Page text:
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                 his speech while looking into each congressional representative’s eyes. President Roosevelt also spoke in an intense and somber tone. The non-verbal actions he took all play into how body language affects leadership (Carol, 2018). With this speech, he convinced Congress to vote and declare war against the Empire of Japan.
A big part of being a leader is trust. Trust makes people feel eager and willing to be a part of a group or organization (Dennis, 2018). As Drill Sergeants, we are entrusted by our commanders, the trainees, and the people of the United States of America to effectively instill knowledge and discipline into
the Soldiers of tomorrow. Suppose I am yelling at
a group of trainees to sit up in their chairs and pay attention to the block of instructions. Then I go off to the side of the classroom and layback in a chair, not caring what the trainees are discussing. The trainees will lose not only their trust in me but also their faith in my leadership abilities. Drill Sergeants also have the Commander’s confidence to produce the most capable, lethal, and professional men and women for America’s fighting force. A commander trusts that all he or she must do is to give a group of civilians to a Drill Sergeant and that Drill Sergeant will perform the task of transforming civilians into Soldiers. When a Drill Sergeant instills discipline but does not discipline themselves, it breaks all that trust.
Communication is a two-way street; information is given, and information is received, and an essential part of communication involves the use
of body language. While listening to someone, it is important to look them in the eye; it shows interest in what the person says to you. If sitting down, hold your torso erect and resist writing. It shows that you are still paying attention and have an interest in what is being said. Extending the legs outright and leaning back in your chair is an example of poor posture, which portrays an uncaring demeanor. This body language display will make the speaker believe that you are not interested in the training.
If you are the one that is “up front,” teaching or speaking, it is imperative to be mindful of what your body language is portraying. Although you might sound like you know what you are talking about if you are sitting down in a chair with feet propped up on a desk and just “talking” to your listeners. They will not take you seriously. The lack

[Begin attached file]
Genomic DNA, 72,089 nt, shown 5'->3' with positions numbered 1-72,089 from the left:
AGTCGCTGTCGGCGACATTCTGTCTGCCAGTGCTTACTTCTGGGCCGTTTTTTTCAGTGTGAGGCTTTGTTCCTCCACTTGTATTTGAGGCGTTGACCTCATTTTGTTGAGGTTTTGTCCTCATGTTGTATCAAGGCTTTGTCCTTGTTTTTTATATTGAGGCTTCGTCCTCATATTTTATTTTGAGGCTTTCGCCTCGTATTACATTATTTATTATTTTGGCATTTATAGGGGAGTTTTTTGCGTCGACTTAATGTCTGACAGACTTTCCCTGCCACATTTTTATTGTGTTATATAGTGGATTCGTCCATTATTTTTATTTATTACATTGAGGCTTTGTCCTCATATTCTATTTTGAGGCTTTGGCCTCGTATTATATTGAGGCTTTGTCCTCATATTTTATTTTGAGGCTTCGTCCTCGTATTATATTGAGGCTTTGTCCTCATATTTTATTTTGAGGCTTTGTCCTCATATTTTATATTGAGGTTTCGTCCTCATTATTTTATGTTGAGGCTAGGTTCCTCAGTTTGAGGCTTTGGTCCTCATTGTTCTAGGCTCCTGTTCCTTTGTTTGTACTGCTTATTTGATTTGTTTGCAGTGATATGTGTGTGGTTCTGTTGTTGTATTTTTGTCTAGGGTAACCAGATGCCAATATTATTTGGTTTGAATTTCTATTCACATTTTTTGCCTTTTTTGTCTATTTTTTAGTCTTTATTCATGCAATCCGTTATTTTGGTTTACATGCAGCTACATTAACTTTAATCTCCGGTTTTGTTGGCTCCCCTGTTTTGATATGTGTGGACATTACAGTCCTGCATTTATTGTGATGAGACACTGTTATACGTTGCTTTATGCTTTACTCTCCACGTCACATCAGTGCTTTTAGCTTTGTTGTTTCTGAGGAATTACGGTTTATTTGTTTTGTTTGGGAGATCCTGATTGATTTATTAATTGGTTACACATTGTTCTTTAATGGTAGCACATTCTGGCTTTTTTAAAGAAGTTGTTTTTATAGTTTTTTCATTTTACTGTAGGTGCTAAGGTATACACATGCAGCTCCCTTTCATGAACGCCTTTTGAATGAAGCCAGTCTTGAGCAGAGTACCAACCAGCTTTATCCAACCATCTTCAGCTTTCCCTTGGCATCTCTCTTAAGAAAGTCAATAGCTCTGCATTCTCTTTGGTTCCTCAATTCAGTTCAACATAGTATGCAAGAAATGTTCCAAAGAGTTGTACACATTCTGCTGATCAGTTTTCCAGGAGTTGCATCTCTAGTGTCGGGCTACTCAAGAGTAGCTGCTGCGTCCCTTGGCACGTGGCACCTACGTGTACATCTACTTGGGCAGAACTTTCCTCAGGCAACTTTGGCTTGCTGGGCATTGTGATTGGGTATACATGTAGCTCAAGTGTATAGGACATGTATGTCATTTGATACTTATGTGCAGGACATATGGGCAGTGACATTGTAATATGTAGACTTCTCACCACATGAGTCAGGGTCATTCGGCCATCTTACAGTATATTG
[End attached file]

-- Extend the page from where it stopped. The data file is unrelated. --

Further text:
of self-discipline displayed as a Drill Sergeant is contagious to the trainees. The best quality of a trainee is that they are like a sponge, willing to soak up everything a Drill Sergeant has to say to them. Unfortunately, this also means the trainee will observe and perhaps emulate every aspect of your body language, both good and bad.
Listening plays a vital part in communication, and it is probably the most important. Your
ability to listen affects everything you do. Actively listening is a trait that every leader should have. As a leader, you want as much information as possible to execute the Commander’s intent. Active listening is a technique used in counseling, training, and solving disputes or conflicts. It requires that the listener fully concentrate, understand, respond,
and then remember the discussed topic. When the speaker realizes that you have given your undivided attention by merely nodding or sitting up straight and taking notes, it will motivate them to continue and provide much more information, which in the military is very important.
You are a brand-new Drill Sergeant and in the middle of your first cycle preparing to instruct a group of trainees on conducting land navigation. When in the middle of your preparation, Drill Sergeant Vasbinder comes over to you and says, “I’ll take care of this class, watch me to see how it’s done.” Drill Sergeant Vasbinder has been a Drill Sergeant for two full years and has volunteered for a third year. All his peers look to Drill Sergeant Vasbinder for guidance when they are not sure on what needs to be done or how to properly execute
Body Laguage
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